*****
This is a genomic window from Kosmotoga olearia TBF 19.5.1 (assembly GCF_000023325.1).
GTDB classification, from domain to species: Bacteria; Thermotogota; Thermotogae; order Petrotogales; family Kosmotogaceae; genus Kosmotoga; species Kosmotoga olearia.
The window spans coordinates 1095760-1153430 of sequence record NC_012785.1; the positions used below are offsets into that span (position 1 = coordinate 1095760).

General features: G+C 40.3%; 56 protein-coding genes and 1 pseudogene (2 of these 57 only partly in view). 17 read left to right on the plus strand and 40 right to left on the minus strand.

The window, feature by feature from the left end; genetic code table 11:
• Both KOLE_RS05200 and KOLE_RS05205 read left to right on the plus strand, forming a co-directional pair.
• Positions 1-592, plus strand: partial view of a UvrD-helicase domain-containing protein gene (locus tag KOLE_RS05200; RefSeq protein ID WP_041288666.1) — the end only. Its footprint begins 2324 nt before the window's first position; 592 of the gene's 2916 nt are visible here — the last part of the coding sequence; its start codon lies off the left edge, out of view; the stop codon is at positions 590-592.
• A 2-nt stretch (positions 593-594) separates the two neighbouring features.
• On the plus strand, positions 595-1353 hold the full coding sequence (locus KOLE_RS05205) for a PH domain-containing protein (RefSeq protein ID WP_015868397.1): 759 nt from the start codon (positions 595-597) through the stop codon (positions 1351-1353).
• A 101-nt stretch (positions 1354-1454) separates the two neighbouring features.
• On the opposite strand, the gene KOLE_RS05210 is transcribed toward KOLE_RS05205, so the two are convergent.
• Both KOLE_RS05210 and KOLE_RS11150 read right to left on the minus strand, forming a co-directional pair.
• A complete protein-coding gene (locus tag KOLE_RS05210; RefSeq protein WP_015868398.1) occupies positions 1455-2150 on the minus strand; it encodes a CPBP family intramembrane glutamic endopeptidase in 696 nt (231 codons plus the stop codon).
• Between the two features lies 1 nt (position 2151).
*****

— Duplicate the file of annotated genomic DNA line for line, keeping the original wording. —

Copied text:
This is a genomic window from Kosmotoga olearia TBF 19.5.1 (assembly GCF_000023325.1).
GTDB classification, from domain to species: Bacteria; Thermotogota; Thermotogae; order Petrotogales; family Kosmotogaceae; genus Kosmotoga; species Kosmotoga olearia.
The window spans coordinates 1095760-1153430 of sequence record NC_012785.1; the positions used below are offsets into that span (position 1 = coordinate 1095760).

General features: G+C 40.3%; 56 protein-coding genes and 1 pseudogene (2 of these 57 only partly in view). 17 read left to right on the plus strand and 40 right to left on the minus strand.

The window, feature by feature from the left end; genetic code table 11:
• Both KOLE_RS05200 and KOLE_RS05205 read left to right on the plus strand, forming a co-directional pair.
• Positions 1-592, plus strand: partial view of a UvrD-helicase domain-containing protein gene (locus tag KOLE_RS05200; RefSeq protein ID WP_041288666.1) — the end only. Its footprint begins 2324 nt before the window's first position; 592 of the gene's 2916 nt are visible here — the last part of the coding sequence; its start codon lies off the left edge, out of view; the stop codon is at positions 590-592.
• A 2-nt stretch (positions 593-594) separates the two neighbouring features.
• On the plus strand, positions 595-1353 hold the full coding sequence (locus KOLE_RS05205) for a PH domain-containing protein (RefSeq protein ID WP_015868397.1): 759 nt from the start codon (positions 595-597) through the stop codon (positions 1351-1353).
• A 101-nt stretch (positions 1354-1454) separates the two neighbouring features.
• On the opposite strand, the gene KOLE_RS05210 is transcribed toward KOLE_RS05205, so the two are convergent.
• Both KOLE_RS05210 and KOLE_RS11150 read right to left on the minus strand, forming a co-directional pair.
• A complete protein-coding gene (locus tag KOLE_RS05210; RefSeq protein WP_015868398.1) occupies positions 1455-2150 on the minus strand; it encodes a CPBP family intramembrane glutamic endopeptidase in 696 nt (231 codons plus the stop codon).
• Between the two features lies 1 nt (position 2151).